The three pivots through which digitisation of PDS is currently operational are Aadhaar seeding of individual beneficiaries, automation of Fair Price Shops (FPS), and Aadhaar-based biometric authentication of beneficiaries. The latter uses fingerprint scanners connected to electronic point of sale machines (e-PoS), which generate the details of sales made to ration card-holding families. However, we found that the FPS in Kalahandi district of Odisha did not provide beneficiaries with the receipt from the PoS machines, so there was no mechanism to authenticate whether the beneficiaries’ name has actually been struck off. We found in our survey that in Odisha, there is an informal arrangement to delete names of women once they have been married, wherein the sales persons at the FPS, or ‘Jogan Sahayakas’ inform the Marketing Inspector in charge of PDS at the block level to delete the names of married women from their parents’ ration card when they learn that they have been married. Parents were verbally informed that their daughters’ names had been removed from the family ration card and their corresponding quota of food grain would not be provided.

Despite the promises of digitisation, the implemented changes fall short. None of the three digitisation measures mentioned above facilitate the addition of names to ration cards. In fact, we found that there was no official system to pass information regarding the deletion of the names of married women from their parents’ ration card to the Panchayats in the districts where their marital home was situated. None of the officials we spoke to knew of the existence of a process for this kind of portability in case of marriage.

A working paper in 2010 by UIDAI had envisioned a role for Aadhaar in the PDS as a panacea to address failures and improve service delivery. In 2017, the central government made it mandatory for beneficiaries to submit their Aadhaar cards. In light of a Supreme Court order, in 2018 a further clarification was issued stating that beneficiaries should not be denied their entitlements on grounds of non-possession of the Aadhaar or failure of biometric authentication. However, we found  from our survey that this directive is not being followed on the ground and there are a large number of eligible beneficiaries being denied food grain when unable to present their Aadhaar cards. While exclusions grow, the promised benefits have also not materialized. There is no standard operating procedure to simultaneously delete beneficiaries from their existing ration cards and add their names to a new ration card after marriage. In many cases married women were asked to change their address in their Aadhaar card and submit it to Panchayats, creating an additional bureaucratic hurdle for enrollment. The differentiated impact of this gap on women is evident – millions of women get married and migrate to new districts or cities, immediately falling out of the PDS.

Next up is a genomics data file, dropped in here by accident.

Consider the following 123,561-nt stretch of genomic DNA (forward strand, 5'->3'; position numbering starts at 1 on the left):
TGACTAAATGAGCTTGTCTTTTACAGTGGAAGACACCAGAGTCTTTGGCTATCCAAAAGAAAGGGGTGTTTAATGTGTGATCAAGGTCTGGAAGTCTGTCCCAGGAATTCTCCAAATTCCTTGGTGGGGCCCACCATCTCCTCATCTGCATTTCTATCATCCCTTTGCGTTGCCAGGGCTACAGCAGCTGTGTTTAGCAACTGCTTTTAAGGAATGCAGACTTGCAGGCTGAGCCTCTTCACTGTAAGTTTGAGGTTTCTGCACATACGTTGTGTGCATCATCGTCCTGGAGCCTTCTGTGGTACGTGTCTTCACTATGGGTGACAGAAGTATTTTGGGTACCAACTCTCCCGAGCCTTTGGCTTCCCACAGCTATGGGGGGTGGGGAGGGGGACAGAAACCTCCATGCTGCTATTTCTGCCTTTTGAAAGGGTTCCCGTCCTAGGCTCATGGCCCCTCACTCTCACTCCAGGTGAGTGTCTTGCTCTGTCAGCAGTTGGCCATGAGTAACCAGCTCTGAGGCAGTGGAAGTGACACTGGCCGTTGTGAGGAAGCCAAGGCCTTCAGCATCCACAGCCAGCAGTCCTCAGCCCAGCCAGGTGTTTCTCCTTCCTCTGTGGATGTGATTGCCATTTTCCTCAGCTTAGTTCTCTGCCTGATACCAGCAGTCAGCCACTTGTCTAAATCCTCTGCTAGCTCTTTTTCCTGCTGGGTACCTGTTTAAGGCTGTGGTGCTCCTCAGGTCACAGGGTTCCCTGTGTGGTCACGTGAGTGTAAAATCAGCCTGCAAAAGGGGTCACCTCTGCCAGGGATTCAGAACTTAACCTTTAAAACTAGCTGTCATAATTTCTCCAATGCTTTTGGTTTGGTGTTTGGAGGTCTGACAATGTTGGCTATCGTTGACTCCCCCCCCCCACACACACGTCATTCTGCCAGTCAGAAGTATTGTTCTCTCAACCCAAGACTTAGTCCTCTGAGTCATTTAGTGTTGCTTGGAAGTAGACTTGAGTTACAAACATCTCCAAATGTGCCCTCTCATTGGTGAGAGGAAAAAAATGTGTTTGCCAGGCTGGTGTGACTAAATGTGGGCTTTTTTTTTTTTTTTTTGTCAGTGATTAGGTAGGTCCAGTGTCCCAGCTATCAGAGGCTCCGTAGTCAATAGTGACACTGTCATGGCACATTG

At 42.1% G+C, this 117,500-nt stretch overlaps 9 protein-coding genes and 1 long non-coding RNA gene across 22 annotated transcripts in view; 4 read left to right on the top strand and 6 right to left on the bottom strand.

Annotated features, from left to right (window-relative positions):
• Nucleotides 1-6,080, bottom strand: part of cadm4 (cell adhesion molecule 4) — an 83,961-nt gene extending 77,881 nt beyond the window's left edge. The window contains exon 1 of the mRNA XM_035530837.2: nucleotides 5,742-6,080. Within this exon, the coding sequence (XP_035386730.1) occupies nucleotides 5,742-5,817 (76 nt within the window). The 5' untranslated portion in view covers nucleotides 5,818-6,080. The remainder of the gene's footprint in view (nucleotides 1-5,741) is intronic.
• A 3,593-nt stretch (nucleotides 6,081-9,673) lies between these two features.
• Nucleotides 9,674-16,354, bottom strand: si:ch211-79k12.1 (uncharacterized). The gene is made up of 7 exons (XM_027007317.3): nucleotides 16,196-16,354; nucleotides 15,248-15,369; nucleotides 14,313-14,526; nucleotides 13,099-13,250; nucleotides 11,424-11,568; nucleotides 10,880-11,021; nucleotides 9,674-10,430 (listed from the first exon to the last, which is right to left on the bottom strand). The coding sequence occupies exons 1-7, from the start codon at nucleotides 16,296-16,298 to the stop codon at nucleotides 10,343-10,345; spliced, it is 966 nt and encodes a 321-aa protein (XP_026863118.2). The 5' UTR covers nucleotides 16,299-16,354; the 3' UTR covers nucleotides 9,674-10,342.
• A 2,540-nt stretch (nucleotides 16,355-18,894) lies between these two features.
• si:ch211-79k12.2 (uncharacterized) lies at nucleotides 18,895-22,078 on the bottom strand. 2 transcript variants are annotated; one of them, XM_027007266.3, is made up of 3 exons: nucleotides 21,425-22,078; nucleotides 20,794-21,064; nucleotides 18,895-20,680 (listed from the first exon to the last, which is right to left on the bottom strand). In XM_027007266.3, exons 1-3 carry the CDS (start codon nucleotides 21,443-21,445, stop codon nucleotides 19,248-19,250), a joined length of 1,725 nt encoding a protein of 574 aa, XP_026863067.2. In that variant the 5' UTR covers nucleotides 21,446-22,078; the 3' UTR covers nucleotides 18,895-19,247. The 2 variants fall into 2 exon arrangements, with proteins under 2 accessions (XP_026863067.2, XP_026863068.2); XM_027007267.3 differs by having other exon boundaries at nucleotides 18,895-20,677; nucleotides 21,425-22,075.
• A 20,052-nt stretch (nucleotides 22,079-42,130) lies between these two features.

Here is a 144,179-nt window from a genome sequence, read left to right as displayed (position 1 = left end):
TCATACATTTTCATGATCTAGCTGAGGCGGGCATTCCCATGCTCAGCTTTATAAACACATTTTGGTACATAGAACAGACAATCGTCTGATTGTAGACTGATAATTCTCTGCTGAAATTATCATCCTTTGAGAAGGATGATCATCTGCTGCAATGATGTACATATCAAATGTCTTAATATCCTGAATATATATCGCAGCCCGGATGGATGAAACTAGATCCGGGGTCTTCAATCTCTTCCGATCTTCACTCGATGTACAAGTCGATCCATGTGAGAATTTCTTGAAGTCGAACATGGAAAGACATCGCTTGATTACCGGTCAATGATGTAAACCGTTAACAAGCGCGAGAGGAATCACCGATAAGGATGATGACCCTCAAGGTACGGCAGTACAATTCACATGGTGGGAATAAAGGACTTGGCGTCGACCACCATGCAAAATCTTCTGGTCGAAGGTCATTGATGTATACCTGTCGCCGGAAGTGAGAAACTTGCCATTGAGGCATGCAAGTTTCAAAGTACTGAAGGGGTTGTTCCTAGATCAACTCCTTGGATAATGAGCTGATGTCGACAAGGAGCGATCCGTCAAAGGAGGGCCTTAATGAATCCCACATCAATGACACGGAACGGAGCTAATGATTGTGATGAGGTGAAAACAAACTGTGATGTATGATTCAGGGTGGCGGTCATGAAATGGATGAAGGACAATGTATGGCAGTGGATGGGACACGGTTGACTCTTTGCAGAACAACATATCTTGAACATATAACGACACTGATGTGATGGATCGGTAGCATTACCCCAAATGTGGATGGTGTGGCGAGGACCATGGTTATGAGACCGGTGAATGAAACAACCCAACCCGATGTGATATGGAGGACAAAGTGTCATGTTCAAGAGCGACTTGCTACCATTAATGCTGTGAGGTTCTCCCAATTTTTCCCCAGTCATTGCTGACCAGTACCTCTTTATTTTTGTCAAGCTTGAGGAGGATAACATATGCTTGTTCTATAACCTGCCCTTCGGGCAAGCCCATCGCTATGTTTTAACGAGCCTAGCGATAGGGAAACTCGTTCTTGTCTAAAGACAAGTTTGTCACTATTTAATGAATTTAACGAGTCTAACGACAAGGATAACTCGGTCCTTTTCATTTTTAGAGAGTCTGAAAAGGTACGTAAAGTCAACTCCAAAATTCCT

The Government of Odisha recently accepted in an affidavit in the High Court that over 2 million people had been left out of the food security programme in the state. Exclusion of eligible beneficiaries even after digitisation of the PDS raises serious concerns about the technological solutions adopted. All the technical processes mentioned above were supposed to help persons like Parbati get the food they need by updating beneficiary databases regularly and dynamically. The Aadhaar-seeded digitised database of all PDS beneficiaries under the NFSA was created to ensure any addition, deletion and modification in ration cards could smoothly take place as and when required. The woes of migrants are often invoked by authorities when arguing in favour of seeding ration cards with the Aadhaar, as linking the two together is touted to bring portability. However, as has become evident from our survey, migrant women in poverty have not received any benefits as a result of this system, exposing the limitations of these technological fixes.

Aadhaar seeding was sold as the magic pill to ensure transparency, efficiency, and portability, but is yet to show any promising results. It is essential that any technology developed in support of social protection programmes is designed keeping the rights and access of beneficiaries at the centre, as opposed to a top-down model leading to further exclusion. It is also essential to develop protocols to ensure the dynamic addition and deletion of names of beneficiaries. For Parbati and millions of other migrant women, the complete failure of portability implies being deprived of critical resources. The subsidised food grain provided under the PDS, during this pandemic and otherwise, has acted as the lifeline protecting millions of people from hunger in the country. It is essential that technology makes it more accessible rather than creating more hurdles in its delivery.

This work was partly supported by the Centre for Internet and Society and Privacy International, UK-based.